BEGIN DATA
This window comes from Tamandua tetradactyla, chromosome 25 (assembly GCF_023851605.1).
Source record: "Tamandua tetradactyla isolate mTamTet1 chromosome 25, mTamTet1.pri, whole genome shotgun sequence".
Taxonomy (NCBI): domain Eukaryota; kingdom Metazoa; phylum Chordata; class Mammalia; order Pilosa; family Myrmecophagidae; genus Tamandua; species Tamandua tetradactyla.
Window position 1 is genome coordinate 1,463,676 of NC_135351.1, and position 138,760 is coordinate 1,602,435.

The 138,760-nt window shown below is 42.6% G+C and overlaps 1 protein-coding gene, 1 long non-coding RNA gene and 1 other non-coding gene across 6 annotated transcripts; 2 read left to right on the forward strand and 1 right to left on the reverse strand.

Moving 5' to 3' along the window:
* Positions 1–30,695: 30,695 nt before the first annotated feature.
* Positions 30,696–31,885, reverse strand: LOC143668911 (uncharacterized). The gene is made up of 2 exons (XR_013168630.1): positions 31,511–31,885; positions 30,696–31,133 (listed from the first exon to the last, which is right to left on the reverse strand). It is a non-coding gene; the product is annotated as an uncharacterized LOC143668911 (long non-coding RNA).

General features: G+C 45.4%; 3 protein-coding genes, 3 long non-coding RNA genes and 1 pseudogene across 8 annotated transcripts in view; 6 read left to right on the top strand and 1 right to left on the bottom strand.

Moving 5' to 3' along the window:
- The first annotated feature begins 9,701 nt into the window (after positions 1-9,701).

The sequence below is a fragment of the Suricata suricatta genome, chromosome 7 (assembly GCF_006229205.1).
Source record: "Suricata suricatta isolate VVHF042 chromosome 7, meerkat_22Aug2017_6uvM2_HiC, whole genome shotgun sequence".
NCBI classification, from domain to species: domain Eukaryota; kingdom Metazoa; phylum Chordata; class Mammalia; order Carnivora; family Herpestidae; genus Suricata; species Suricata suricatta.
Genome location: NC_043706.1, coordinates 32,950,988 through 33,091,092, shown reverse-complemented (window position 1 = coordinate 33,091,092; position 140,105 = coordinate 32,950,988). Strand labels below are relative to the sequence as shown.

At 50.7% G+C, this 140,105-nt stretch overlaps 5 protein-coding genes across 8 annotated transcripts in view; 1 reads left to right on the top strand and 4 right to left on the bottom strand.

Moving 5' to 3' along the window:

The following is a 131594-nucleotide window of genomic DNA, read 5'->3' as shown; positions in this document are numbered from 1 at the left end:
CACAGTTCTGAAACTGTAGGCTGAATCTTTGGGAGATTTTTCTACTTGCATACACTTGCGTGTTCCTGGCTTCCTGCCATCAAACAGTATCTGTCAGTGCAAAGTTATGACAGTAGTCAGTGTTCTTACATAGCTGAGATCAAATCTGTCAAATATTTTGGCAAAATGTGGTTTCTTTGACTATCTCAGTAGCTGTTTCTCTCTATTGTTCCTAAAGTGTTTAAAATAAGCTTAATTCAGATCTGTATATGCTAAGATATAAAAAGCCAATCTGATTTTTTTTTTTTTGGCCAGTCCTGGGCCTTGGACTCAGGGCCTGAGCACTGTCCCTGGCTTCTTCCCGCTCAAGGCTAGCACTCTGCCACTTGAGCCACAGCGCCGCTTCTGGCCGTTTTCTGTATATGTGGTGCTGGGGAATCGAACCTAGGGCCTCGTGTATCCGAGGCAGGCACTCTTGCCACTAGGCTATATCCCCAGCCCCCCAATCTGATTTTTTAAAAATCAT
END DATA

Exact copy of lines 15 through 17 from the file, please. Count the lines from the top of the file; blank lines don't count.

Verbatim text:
Genome location: NC_043706.1, coordinates 32,950,988 through 33,091,092, shown reverse-complemented (window position 1 = coordinate 33,091,092; position 140,105 = coordinate 32,950,988). Strand labels below are relative to the sequence as shown.

At 50.7% G+C, this 140,105-nt stretch overlaps 5 protein-coding genes across 8 annotated transcripts in view; 1 reads left to right on the top strand and 4 right to left on the bottom strand.

Moving 5' to 3' along the window: